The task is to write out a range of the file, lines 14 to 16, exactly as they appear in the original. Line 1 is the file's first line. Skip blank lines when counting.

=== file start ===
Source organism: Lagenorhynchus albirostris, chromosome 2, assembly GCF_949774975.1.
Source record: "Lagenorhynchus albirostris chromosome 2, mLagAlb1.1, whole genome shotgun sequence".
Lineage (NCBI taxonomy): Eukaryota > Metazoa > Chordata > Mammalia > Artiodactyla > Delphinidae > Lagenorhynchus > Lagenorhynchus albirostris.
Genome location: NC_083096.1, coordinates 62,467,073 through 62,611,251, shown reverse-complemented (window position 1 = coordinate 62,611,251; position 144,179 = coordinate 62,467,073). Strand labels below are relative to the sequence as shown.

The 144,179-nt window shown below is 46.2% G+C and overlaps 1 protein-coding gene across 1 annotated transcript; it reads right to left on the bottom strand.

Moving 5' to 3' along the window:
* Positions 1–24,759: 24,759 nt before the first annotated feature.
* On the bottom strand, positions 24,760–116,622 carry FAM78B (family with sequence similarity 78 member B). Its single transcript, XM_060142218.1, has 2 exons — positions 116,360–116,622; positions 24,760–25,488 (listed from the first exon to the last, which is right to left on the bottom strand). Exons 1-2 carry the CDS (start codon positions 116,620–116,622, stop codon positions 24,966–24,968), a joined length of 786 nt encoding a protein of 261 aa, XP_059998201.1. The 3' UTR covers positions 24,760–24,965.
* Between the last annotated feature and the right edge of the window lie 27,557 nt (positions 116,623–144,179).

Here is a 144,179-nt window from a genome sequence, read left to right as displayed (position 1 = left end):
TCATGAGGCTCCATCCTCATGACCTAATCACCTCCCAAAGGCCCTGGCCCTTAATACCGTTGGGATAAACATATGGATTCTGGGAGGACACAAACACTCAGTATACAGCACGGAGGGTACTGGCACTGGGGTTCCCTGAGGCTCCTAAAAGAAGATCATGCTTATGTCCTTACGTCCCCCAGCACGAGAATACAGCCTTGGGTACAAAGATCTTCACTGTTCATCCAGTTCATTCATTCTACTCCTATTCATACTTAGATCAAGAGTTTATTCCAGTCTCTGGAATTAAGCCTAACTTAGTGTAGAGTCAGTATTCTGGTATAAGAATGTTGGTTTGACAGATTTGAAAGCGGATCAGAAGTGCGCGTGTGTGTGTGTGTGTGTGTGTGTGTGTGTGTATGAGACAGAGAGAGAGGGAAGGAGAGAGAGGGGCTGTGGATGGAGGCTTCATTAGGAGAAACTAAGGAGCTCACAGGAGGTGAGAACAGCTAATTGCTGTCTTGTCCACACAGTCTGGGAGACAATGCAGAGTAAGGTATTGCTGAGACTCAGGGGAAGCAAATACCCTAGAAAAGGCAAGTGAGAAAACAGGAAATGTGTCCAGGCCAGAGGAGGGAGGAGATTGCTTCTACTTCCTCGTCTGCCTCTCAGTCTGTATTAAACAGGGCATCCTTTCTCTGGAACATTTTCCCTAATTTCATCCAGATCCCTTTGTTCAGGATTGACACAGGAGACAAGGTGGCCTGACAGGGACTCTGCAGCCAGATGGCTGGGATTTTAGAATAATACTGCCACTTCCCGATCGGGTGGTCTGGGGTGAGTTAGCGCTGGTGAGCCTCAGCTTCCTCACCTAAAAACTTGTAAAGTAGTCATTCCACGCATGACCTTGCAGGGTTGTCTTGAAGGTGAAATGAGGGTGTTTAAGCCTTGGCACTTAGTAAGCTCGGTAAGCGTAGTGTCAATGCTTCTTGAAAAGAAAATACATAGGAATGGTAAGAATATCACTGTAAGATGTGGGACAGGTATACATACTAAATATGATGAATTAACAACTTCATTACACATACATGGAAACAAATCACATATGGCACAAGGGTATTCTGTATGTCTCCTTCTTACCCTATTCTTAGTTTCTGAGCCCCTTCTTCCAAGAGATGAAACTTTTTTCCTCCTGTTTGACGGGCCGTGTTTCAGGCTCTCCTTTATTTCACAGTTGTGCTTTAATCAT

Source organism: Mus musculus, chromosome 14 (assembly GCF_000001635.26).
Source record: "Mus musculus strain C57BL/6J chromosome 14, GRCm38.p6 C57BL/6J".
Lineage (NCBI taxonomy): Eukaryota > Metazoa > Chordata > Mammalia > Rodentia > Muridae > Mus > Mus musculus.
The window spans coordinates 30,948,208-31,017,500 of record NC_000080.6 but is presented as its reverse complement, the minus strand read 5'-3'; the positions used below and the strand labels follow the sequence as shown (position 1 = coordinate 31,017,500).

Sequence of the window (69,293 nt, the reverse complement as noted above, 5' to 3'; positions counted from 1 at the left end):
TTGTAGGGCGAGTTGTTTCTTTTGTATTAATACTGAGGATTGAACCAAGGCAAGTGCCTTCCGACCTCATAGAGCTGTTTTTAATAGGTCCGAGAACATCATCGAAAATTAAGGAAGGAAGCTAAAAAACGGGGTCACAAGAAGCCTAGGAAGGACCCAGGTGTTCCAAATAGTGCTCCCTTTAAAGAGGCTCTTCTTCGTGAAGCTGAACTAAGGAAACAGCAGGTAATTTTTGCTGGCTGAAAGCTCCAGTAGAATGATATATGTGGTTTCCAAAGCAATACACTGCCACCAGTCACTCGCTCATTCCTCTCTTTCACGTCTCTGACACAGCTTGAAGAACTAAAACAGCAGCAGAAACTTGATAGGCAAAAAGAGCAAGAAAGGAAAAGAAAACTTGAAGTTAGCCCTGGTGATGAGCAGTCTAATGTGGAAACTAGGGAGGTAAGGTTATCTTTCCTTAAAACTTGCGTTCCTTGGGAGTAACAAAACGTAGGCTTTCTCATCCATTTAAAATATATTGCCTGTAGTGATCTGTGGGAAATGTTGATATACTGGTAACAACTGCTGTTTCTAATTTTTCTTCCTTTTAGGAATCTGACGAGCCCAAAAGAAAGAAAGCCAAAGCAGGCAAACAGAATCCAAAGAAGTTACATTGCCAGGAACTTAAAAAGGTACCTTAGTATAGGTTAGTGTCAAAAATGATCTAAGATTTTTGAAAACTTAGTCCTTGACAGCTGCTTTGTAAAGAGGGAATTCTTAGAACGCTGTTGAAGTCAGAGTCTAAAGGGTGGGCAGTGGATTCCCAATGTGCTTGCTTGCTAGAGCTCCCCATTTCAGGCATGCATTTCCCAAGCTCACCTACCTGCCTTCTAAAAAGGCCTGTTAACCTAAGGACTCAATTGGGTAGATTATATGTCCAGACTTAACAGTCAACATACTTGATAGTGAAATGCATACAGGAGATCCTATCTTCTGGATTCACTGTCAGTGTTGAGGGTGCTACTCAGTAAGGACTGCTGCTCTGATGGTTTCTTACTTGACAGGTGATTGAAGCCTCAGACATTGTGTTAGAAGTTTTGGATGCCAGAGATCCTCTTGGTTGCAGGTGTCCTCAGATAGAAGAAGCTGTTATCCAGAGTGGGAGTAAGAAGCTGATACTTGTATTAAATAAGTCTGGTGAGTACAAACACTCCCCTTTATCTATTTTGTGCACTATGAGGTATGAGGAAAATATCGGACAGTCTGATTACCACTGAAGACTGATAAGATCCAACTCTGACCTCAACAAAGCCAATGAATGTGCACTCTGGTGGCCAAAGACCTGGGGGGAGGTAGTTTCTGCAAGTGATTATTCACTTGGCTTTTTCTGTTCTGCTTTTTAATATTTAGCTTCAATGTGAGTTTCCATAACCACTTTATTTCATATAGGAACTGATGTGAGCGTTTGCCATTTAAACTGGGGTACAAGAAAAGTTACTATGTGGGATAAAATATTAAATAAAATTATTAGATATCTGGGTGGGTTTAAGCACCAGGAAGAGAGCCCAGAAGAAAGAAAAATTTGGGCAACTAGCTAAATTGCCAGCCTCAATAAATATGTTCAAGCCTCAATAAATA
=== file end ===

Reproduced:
Lineage (NCBI taxonomy): Eukaryota > Metazoa > Chordata > Mammalia > Rodentia > Muridae > Mus > Mus musculus.
The window spans coordinates 30,948,208-31,017,500 of record NC_000080.6 but is presented as its reverse complement, the minus strand read 5'-3'; the positions used below and the strand labels follow the sequence as shown (position 1 = coordinate 31,017,500).

Sequence of the window (69,293 nt, the reverse complement as noted above, 5' to 3'; positions counted from 1 at the left end):